June 12-- Jun. 12--PLEASANTON -- The sight of cattle herded by bandana-clad cowboys and cowgirls on horseback through downtown Pleasanton in true western fashion may be no more after the Cattle Drive finishes its last ride this Friday.

This will be Pleasanton's third and potentially last Cattle Drive in recent years, where more than 170 Corriente cows are herded downtown by about 50 riders, offering a glimpse of Alameda County's agricultural past to a cheering crowd. The drive kicks off the Alameda County Fair, which is held in Pleasanton each year, and will officially open as the last cow is herded back to the fairgrounds. It also starts off the fair's Western Weekend, which features team roping events, sorting and pinning on Friday and Saturday.

Fair organizers say there has been nothing wrong with the Cattle Drive; in fact, the drive has been quite successful gathering the attention of fairgoers. It's also been great for foot traffic to downtown Pleasanton, said executive director of Pleasanton Downtown Association, Laura Olson.

"It's been a unique addition to the events downtown," she said. "We're definitely sad to see it go."

Restaurants last year, during the second annual drive, even began adjusting by adding special Cattle Drive menus, or opening earlier than usual for brunch or lunch to attract cattle-viewers. Some businesses also were given free fair tickets to hand out to customers that day, Olson said.

So, why stop it?

Veronica Knowlton, fair operations supervisor of the Alameda County Fair, said they're just looking for something new to bring to the fair next year. Nothing negative has happened, she said.

"We're just thinking we might need something bigger and better," Knowlton said. There is no indication of what that may be for next year's fair.

The drive may not be going away forever, but the fair will be taking a hiatus from it, at least for two or even five years, she said.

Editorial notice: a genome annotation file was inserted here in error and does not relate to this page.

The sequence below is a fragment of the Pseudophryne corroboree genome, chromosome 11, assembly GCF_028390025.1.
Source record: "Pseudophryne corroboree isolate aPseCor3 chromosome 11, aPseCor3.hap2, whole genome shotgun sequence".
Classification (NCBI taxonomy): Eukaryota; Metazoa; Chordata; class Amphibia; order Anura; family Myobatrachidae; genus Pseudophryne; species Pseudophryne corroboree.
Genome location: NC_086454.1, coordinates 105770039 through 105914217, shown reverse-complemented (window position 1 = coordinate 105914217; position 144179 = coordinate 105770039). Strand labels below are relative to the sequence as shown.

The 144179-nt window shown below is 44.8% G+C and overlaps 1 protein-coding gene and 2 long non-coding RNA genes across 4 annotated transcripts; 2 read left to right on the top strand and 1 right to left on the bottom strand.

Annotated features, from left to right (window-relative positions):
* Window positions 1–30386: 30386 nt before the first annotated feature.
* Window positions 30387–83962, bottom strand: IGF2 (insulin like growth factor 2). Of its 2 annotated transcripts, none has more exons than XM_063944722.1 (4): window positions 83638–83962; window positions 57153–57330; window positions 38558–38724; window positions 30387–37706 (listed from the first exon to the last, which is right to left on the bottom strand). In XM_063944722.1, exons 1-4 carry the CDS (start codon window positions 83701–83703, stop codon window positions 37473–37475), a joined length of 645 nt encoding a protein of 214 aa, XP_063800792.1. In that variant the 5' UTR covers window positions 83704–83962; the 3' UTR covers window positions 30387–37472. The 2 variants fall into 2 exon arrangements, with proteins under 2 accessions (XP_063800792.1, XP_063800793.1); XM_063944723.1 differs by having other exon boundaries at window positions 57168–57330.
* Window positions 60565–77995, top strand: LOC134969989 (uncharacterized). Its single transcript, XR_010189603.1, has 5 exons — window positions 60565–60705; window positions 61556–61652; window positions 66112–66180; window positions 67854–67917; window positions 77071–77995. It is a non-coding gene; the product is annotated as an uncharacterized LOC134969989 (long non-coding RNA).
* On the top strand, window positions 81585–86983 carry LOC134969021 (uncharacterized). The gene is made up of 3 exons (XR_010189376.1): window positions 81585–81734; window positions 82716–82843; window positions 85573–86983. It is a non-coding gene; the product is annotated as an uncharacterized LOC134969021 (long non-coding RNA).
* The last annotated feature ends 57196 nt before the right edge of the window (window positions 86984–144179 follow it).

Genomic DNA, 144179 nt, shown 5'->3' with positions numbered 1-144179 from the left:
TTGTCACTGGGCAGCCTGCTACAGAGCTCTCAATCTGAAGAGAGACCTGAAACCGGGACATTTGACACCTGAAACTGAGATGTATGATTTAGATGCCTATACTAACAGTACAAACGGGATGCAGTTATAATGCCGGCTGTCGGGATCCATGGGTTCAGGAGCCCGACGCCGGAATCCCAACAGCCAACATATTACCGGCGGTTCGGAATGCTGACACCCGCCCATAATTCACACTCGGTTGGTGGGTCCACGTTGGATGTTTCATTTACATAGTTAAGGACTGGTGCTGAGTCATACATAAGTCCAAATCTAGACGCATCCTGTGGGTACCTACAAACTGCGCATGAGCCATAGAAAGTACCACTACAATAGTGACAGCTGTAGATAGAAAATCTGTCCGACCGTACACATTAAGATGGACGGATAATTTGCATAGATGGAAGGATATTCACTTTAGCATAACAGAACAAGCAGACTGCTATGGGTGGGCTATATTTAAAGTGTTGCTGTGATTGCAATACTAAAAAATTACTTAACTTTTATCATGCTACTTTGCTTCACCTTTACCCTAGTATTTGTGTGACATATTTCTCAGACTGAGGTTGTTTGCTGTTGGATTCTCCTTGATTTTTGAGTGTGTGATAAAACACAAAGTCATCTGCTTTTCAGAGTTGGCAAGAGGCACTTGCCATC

Olson said she has a feeling it will be back, since it was such a popular event.

Pleasanton has only two other parade-like events throughout the year -- its annual Hometown Holidays parade during the winter, and the Veterans Day parade.

But not all were pleased with past cattle drives. In its inaugural year in 2017, protesters from the Direct Action Everywhere animal-rights group were along the downtown route, and attempted to block the front of the parade, in front of the Alameda County Sheriff's color guard that marched with the parade.

In a tense moment, the cowboys and herd, headed by professional cowboy Russ Fields, were unable to stop, the cowboys shouting for the procession to keep moving. Cattle briefly began moving ahead of the dogs and cowboys, who were able to bring them back into formation. Eventually, Pleasanton police helped get the protesters out of the way to move the parade forward.

The animal rights group said they wanted to bring attention to violence against animals, such as toward animals who are used for food, entertainment or otherwise exploited. Protesters held signs that read things like "Until every animal is free," and "Animals are not ours to use."

Matt Johnson, spokesman for Direct Action Everywhere, said Tuesday that he is pleased to hear that this will be the last Cattle Drive.

"It's encouraging that animal exploitation is going out of style," Johnson said. "We don't have direct evidence that our actions led to this, but protests do work over the course of time, even if they're unpopular when they happen."

But fair organizers say the protests didn't have anything to do with halting the drives. The cattle come from Inderbitzen Ranch in Livermore, and Knowlton said they are the "professional athletes of their profession" used for team roping events.

"It's not good business to treat your animals poorly, and ethically it's not good," Knowlton said.

The Cattle Drive begins at 10:30 a.m. Friday at Rose Avenue, Division Street, then turns right on Del Valle Parkway and heads down Main Street. It will loop back to Bernal Avenue before returning to the fairgrounds. Main Street will be closed from 8:30 a.m. to noon. The fair will be offering free admission to the public until 3 p.m. on Friday, and participating downtown businesses will have free tickets for the public for other days. Go to www.alamedacountyfair.com for more information.


Alameda County Fair

When: June 14-July 7. (Closed Mondays and Tuesdays: June 17-18, 24-25, July 1-2)

Hours: 11 a.m.-11 p.m. daily (except July 4, 11 a.m.-8 p.m.; go to www.alamedacountyfair.com for updates)

Where: Alameda County fairground, 4501 Pleasanton Ave. Pleasanton

Admission: Adults (13-61), $15; seniors (62+), $10; kids (6-12), $10; children under age 6 admitted free.

Parking: $10


(c)2019 the Contra Costa Times (Walnut Creek, Calif.)

Visit the Contra Costa Times (Walnut Creek, Calif.) at www.eastbaytimes.com

Distributed by Tribune Content Agency, LLC.